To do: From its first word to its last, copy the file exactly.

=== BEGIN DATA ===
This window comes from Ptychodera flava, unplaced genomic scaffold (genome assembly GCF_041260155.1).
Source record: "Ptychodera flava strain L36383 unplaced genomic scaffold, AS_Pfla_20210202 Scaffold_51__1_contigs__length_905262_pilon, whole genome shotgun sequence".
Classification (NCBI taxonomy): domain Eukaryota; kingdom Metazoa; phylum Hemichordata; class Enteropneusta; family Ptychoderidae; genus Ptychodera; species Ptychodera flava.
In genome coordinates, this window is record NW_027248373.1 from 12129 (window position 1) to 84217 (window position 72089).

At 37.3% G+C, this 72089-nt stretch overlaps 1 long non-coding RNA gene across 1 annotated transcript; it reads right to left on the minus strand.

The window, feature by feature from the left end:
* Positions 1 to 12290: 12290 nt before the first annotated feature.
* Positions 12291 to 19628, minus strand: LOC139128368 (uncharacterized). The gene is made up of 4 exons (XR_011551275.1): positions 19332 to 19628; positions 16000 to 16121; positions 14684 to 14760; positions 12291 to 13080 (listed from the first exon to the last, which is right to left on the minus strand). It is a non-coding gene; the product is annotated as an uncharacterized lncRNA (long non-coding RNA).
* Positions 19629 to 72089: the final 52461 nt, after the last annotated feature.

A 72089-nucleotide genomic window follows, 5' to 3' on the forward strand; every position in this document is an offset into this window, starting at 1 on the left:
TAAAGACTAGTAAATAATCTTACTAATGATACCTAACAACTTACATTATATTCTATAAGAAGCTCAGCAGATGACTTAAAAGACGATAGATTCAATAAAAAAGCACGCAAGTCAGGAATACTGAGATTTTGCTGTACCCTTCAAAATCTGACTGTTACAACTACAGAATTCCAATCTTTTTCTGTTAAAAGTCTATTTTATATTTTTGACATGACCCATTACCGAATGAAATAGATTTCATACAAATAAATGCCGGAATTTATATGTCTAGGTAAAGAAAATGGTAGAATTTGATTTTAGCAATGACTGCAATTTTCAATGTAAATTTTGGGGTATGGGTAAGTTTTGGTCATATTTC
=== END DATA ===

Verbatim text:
This window comes from Ptychodera flava, unplaced genomic scaffold (genome assembly GCF_041260155.1).
Source record: "Ptychodera flava strain L36383 unplaced genomic scaffold, AS_Pfla_20210202 Scaffold_51__1_contigs__length_905262_pilon, whole genome shotgun sequence".
Classification (NCBI taxonomy): domain Eukaryota; kingdom Metazoa; phylum Hemichordata; class Enteropneusta; family Ptychoderidae; genus Ptychodera; species Ptychodera flava.
In genome coordinates, this window is record NW_027248373.1 from 12129 (window position 1) to 84217 (window position 72089).

At 37.3% G+C, this 72089-nt stretch overlaps 1 long non-coding RNA gene across 1 annotated transcript; it reads right to left on the minus strand.

The window, feature by feature from the left end:
* Positions 1 to 12290: 12290 nt before the first annotated feature.
* Positions 12291 to 19628, minus strand: LOC139128368 (uncharacterized). The gene is made up of 4 exons (XR_011551275.1): positions 19332 to 19628; positions 16000 to 16121; positions 14684 to 14760; positions 12291 to 13080 (listed from the first exon to the last, which is right to left on the minus strand). It is a non-coding gene; the product is annotated as an uncharacterized lncRNA (long non-coding RNA).
* Positions 19629 to 72089: the final 52461 nt, after the last annotated feature.

A 72089-nucleotide genomic window follows, 5' to 3' on the forward strand; every position in this document is an offset into this window, starting at 1 on the left:
TAAAGACTAGTAAATAATCTTACTAATGATACCTAACAACTTACATTATATTCTATAAGAAGCTCAGCAGATGACTTAAAAGACGATAGATTCAATAAAAAAGCACGCAAGTCAGGAATACTGAGATTTTGCTGTACCCTTCAAAATCTGACTGTTACAACTACAGAATTCCAATCTTTTTCTGTTAAAAGTCTATTTTATATTTTTGACATGACCCATTACCGAATGAAATAGATTTCATACAAATAAATGCCGGAATTTATATGTCTAGGTAAAGAAAATGGTAGAATTTGATTTTAGCAATGACTGCAATTTTCAATGTAAATTTTGGGGTATGGGTAAGTTTTGGTCATATTTC